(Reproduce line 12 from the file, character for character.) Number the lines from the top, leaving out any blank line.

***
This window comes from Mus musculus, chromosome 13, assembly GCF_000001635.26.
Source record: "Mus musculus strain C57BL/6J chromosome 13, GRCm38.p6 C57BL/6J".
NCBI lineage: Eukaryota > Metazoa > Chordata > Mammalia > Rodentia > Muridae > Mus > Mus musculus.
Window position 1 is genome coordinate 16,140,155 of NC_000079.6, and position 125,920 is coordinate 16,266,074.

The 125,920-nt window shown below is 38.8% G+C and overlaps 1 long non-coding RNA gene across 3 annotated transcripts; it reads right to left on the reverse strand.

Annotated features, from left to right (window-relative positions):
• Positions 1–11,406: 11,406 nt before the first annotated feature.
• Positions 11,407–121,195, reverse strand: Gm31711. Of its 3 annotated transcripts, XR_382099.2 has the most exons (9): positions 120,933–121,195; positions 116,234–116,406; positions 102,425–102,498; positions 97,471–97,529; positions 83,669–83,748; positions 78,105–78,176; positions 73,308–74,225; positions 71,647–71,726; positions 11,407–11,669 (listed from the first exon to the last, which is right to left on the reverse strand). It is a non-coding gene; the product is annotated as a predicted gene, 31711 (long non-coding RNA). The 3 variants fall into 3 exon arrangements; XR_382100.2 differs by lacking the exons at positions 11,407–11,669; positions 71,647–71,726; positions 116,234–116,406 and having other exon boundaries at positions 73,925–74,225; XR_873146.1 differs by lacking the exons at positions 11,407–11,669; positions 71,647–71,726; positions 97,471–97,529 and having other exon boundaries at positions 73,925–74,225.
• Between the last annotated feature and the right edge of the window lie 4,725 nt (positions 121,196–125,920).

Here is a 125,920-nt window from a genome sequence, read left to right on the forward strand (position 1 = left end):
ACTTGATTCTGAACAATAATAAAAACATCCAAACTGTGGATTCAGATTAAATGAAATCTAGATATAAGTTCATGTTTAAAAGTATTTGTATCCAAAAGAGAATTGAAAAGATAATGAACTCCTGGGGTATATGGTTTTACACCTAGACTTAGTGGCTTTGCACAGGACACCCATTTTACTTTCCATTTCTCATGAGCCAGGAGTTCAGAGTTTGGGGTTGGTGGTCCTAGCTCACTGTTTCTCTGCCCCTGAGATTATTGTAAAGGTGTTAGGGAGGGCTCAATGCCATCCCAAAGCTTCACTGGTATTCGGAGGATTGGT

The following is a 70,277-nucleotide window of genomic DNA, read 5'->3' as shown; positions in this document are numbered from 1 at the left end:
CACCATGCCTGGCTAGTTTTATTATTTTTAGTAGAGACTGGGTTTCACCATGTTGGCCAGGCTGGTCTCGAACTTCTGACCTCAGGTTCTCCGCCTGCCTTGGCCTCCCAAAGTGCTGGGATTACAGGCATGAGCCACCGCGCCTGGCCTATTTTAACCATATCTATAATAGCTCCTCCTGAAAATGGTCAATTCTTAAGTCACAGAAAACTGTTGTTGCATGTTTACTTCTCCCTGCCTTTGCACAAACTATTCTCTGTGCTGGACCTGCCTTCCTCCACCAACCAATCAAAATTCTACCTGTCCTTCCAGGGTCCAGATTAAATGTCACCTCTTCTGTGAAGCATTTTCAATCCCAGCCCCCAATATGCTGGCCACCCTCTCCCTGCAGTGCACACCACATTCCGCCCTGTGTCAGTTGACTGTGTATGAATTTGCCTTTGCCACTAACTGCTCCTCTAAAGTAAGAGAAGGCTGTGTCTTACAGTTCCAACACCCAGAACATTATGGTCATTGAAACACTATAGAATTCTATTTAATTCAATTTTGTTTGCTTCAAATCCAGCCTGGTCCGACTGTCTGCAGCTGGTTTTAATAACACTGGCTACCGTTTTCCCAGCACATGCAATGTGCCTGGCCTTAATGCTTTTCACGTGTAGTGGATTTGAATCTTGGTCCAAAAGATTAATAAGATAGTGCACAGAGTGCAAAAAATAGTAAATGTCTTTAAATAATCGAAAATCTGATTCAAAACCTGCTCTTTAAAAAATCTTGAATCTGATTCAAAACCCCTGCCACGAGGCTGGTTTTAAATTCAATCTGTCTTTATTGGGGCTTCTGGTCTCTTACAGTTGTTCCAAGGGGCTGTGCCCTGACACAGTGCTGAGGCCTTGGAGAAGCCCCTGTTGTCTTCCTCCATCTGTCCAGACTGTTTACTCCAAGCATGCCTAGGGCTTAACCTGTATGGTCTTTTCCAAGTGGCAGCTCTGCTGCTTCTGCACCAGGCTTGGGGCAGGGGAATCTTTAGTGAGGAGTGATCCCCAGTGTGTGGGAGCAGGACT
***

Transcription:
The following is a 70,277-nucleotide window of genomic DNA, read 5'->3' as shown; positions in this document are numbered from 1 at the left end: